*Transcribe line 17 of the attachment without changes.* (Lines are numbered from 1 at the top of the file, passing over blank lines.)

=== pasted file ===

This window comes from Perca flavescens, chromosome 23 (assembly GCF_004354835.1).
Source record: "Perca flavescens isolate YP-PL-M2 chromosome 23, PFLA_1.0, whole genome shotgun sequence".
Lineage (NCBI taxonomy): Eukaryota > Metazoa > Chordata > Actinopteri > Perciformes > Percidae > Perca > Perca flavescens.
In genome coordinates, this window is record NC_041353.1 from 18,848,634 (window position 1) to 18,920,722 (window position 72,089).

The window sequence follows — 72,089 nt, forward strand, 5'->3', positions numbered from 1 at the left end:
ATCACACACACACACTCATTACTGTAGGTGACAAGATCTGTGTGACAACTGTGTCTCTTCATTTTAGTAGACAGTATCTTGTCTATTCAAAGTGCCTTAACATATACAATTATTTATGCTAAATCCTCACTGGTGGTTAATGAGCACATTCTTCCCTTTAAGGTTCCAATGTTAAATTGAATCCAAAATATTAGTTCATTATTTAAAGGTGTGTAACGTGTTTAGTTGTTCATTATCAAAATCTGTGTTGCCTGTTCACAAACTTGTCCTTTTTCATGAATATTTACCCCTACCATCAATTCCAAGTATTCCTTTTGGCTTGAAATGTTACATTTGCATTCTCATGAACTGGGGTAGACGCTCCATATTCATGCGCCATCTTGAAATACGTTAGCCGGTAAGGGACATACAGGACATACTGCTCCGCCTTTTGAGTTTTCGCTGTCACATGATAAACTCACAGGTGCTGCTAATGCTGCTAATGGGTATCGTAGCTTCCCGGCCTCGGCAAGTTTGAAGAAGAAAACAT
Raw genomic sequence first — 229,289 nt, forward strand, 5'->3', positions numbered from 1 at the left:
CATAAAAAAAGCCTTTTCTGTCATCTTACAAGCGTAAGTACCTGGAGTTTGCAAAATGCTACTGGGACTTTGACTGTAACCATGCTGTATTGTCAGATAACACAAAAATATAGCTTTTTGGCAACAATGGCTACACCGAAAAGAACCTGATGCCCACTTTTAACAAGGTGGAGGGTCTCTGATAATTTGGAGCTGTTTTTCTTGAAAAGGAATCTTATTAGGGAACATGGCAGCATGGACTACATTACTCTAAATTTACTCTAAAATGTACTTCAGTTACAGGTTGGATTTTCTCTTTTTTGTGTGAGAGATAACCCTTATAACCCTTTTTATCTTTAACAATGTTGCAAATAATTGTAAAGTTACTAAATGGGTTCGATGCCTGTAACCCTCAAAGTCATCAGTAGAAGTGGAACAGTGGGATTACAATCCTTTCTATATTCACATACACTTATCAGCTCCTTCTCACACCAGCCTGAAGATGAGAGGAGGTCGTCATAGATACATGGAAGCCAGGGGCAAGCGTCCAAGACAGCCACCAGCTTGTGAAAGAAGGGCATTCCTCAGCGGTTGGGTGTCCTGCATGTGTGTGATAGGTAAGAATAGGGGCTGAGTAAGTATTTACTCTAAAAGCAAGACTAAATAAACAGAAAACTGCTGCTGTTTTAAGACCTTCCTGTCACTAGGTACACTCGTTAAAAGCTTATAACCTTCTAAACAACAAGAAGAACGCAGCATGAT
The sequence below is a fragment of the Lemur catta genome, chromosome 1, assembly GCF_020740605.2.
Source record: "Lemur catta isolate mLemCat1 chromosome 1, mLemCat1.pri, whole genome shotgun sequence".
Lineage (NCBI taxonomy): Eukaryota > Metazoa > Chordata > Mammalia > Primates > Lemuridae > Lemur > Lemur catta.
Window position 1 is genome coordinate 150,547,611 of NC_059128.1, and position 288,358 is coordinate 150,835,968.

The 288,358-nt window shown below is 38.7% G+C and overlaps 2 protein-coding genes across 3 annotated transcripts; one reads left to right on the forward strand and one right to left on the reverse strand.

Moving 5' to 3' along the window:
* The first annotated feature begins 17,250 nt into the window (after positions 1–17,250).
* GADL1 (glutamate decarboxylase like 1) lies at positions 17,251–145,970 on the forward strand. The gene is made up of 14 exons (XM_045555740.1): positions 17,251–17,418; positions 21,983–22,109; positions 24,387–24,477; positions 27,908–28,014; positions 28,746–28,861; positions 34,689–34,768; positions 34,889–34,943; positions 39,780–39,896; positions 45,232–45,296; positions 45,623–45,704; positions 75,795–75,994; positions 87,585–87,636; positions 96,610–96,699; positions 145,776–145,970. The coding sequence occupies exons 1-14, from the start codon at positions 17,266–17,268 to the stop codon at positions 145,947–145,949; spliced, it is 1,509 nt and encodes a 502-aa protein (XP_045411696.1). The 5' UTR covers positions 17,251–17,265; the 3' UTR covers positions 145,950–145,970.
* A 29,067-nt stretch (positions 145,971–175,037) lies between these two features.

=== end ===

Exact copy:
* A 29,067-nt stretch (positions 145,971–175,037) lies between these two features.